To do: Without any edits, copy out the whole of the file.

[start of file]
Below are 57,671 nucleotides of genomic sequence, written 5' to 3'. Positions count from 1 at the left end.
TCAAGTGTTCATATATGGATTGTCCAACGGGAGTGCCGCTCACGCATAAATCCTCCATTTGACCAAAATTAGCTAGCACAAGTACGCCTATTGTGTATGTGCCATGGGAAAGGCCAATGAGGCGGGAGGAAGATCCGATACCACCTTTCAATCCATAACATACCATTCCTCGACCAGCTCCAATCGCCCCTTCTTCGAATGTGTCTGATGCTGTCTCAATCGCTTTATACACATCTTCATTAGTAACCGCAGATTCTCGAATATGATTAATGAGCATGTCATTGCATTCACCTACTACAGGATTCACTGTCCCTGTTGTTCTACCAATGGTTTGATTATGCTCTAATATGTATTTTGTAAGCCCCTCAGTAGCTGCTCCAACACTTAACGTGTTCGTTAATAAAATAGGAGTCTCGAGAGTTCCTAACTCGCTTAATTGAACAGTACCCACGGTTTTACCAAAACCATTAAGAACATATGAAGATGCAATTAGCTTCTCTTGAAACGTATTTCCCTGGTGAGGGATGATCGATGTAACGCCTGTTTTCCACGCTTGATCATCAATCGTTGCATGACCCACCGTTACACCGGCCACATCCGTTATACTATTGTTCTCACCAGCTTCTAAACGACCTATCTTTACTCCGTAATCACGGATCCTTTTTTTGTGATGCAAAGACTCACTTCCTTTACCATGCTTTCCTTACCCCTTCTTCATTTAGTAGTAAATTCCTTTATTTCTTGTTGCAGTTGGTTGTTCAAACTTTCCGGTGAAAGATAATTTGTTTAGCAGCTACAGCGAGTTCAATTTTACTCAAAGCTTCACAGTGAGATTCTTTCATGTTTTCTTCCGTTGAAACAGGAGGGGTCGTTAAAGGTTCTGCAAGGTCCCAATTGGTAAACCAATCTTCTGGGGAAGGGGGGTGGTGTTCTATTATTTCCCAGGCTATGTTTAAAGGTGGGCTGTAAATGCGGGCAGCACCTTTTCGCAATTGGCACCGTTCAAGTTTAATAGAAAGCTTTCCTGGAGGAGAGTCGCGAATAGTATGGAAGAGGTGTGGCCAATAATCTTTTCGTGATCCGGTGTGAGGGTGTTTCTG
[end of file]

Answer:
Below are 57,671 nucleotides of genomic sequence, written 5' to 3'. Positions count from 1 at the left end.
TCAAGTGTTCATATATGGATTGTCCAACGGGAGTGCCGCTCACGCATAAATCCTCCATTTGACCAAAATTAGCTAGCACAAGTACGCCTATTGTGTATGTGCCATGGGAAAGGCCAATGAGGCGGGAGGAAGATCCGATACCACCTTTCAATCCATAACATACCATTCCTCGACCAGCTCCAATCGCCCCTTCTTCGAATGTGTCTGATGCTGTCTCAATCGCTTTATACACATCTTCATTAGTAACCGCAGATTCTCGAATATGATTAATGAGCATGTCATTGCATTCACCTACTACAGGATTCACTGTCCCTGTTGTTCTACCAATGGTTTGATTATGCTCTAATATGTATTTTGTAAGCCCCTCAGTAGCTGCTCCAACACTTAACGTGTTCGTTAATAAAATAGGAGTCTCGAGAGTTCCTAACTCGCTTAATTGAACAGTACCCACGGTTTTACCAAAACCATTAAGAACATATGAAGATGCAATTAGCTTCTCTTGAAACGTATTTCCCTGGTGAGGGATGATCGATGTAACGCCTGTTTTCCACGCTTGATCATCAATCGTTGCATGACCCACCGTTACACCGGCCACATCCGTTATACTATTGTTCTCACCAGCTTCTAAACGACCTATCTTTACTCCGTAATCACGGATCCTTTTTTTGTGATGCAAAGACTCACTTCCTTTACCATGCTTTCCTTACCCCTTCTTCATTTAGTAGTAAATTCCTTTATTTCTTGTTGCAGTTGGTTGTTCAAACTTTCCGGTGAAAGATAATTTGTTTAGCAGCTACAGCGAGTTCAATTTTACTCAAAGCTTCACAGTGAGATTCTTTCATGTTTTCTTCCGTTGAAACAGGAGGGGTCGTTAAAGGTTCTGCAAGGTCCCAATTGGTAAACCAATCTTCTGGGGAAGGGGGGTGGTGTTCTATTATTTCCCAGGCTATGTTTAAAGGTGGGCTGTAAATGCGGGCAGCACCTTTTCGCAATTGGCACCGTTCAAGTTTAATAGAAAGCTTTCCTGGAGGAGAGTCGCGAATAGTATGGAAGAGGTGTGGCCAATAATCTTTTCGTGATCCGGTGTGAGGGTGTTTCTG